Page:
Ancient Romans come to aid of neutrino experiment

What did the Ancient Romans do for us?  Well other than the from the sanitation, medicine, education, wine, public order, irrigation, roads, the fresh water system and public health it seems they are now helping with scientific experiments into neutrinos.

The Italian press, which is descended from a fat bloke walking around the streets shouting the news, is reporting how four tonnes of ancient Roman lead was yesterday transferred from a museum on the Italian island of Sardinia to the country’s national particle physics laboratory at Gran Sasso on the mainland.

The lead was supposed to become water pipes, coins or end up in roofing, however it will  instead form part of a cutting-edge experiment to nail down the mass of neutrinos.

The 120 lead ingots, each weighing about 33 kilograms, were found 20 years ago from a Roman shipwreck.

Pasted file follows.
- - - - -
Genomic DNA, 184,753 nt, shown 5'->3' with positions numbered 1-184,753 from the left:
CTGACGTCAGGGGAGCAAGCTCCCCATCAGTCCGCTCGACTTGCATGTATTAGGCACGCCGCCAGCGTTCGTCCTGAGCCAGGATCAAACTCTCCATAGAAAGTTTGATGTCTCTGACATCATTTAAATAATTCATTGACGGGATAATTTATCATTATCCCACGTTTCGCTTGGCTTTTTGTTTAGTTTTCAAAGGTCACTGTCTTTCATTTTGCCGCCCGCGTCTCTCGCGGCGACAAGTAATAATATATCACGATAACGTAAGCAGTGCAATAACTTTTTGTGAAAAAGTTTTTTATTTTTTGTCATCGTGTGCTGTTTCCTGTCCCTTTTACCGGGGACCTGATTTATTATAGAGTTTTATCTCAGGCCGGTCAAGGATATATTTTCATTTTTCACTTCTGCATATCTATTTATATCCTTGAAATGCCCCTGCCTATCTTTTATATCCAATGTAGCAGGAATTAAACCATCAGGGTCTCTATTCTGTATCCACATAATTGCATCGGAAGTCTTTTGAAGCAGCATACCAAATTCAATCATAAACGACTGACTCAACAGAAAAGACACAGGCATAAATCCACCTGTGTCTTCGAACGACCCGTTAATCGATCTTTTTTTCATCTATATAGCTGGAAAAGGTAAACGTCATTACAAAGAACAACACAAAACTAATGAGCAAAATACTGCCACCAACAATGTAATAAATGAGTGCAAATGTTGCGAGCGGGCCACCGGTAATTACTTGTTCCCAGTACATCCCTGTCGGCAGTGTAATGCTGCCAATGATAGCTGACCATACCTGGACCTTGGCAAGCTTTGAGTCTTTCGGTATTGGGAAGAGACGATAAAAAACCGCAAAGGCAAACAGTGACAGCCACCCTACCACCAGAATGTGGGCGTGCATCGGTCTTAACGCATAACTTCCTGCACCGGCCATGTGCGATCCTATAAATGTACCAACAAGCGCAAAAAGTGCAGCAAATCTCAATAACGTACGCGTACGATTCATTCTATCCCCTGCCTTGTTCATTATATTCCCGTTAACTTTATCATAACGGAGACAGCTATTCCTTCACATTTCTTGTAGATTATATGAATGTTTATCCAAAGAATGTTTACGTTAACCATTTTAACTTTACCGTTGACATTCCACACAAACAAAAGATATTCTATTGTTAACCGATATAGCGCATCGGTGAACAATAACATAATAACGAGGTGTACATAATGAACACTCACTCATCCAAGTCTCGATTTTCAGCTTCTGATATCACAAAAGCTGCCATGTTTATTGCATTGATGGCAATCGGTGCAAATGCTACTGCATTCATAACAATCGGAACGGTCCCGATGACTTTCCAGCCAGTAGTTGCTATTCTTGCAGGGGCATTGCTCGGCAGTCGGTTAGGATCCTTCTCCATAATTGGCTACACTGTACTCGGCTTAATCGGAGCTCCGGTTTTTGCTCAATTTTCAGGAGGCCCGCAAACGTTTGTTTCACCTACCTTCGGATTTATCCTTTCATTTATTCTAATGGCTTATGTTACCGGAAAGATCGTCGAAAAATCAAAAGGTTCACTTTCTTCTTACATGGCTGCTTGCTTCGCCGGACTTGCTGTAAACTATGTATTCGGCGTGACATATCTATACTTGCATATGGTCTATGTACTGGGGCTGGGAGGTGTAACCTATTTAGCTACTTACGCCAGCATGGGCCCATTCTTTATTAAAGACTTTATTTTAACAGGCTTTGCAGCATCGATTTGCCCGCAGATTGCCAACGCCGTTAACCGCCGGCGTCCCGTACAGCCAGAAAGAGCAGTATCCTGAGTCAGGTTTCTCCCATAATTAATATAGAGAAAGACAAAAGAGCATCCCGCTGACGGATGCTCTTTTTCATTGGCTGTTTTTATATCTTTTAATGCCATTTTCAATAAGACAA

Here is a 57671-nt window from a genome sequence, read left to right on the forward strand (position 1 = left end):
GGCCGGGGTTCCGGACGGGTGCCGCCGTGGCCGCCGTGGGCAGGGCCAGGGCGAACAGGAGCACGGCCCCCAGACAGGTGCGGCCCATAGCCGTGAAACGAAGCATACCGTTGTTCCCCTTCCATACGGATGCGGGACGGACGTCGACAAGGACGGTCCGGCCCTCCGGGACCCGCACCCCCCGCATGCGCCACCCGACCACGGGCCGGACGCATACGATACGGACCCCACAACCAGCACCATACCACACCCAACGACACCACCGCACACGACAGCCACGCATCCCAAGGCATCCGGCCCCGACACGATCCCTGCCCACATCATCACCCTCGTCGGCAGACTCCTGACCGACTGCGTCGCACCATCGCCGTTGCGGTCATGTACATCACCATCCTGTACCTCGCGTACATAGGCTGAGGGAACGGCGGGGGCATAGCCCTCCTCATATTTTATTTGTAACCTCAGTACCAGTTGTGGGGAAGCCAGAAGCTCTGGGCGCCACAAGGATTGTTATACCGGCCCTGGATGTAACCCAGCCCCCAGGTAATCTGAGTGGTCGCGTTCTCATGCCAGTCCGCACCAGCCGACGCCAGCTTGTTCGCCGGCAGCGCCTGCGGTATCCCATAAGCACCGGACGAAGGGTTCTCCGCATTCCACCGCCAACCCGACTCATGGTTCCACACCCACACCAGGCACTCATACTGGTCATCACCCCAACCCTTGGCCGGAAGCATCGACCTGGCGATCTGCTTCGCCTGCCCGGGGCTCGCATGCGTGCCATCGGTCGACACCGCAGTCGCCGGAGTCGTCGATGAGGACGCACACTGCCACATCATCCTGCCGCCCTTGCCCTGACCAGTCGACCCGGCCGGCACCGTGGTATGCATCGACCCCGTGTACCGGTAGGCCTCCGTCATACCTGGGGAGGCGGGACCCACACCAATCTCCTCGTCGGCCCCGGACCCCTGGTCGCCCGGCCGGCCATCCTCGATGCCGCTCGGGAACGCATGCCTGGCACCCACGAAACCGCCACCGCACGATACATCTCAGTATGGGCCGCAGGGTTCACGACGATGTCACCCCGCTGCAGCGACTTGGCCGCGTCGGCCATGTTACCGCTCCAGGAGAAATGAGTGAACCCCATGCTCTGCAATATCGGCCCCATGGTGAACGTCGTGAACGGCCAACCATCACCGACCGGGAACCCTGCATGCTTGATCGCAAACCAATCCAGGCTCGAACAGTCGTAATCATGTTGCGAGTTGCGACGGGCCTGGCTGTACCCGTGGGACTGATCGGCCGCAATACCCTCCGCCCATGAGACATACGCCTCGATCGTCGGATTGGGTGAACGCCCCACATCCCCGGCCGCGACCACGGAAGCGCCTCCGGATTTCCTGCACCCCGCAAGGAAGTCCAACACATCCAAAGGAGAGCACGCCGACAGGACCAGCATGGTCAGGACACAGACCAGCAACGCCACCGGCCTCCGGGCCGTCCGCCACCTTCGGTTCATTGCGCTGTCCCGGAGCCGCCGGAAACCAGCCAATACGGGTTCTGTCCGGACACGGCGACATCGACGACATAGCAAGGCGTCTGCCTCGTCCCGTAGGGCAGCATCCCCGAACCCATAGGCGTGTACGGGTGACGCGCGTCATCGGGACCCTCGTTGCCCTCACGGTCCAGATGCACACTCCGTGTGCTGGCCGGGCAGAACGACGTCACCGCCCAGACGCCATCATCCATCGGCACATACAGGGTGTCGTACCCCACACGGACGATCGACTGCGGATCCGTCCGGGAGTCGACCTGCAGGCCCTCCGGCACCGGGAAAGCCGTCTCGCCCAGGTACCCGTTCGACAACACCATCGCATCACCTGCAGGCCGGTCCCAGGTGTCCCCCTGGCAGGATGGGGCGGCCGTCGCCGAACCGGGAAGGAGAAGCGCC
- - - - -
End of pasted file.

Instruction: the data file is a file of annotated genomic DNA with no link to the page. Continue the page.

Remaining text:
Not surprisingly the ship sank like a stone between 80 BC and 50BC off the coast of Sardinia.

The boffins are interested in the fact that over the past 2,000 years their lead has almost completely lost its natural radioactivity.  This makes it the perfect material with which to shield the CUORE (Cryogenic Underground Observatory for Rare Events) detector, which Italy’s National Institute of Nuclear Physics (INFN) is building at the Gran Sasso laboratory.

CUORE, which will begin operations next year, will investigate neutrinos which are the basic  particles with no electronic charge.  Boffins have worked out that Neutrino’s have a mass but can’t work out how much.

The aim is to use the detector to try to observe a theoretical atomic event called neutrinoless double-beta decay — a radioactive process whereby an atomic nucleus releases two electrons and no neutrinos.

To successfully observe this , they will need to shield their experiment from external radioactivity.

Lead is a shield against radiation, but freshly mined lead is itself slightly radioactive because it contains an unstable isotope, lead-210.  But after 2,000 years in the Mare, the lead in the Roman ingots has now lost almost all traces of its radioactivity.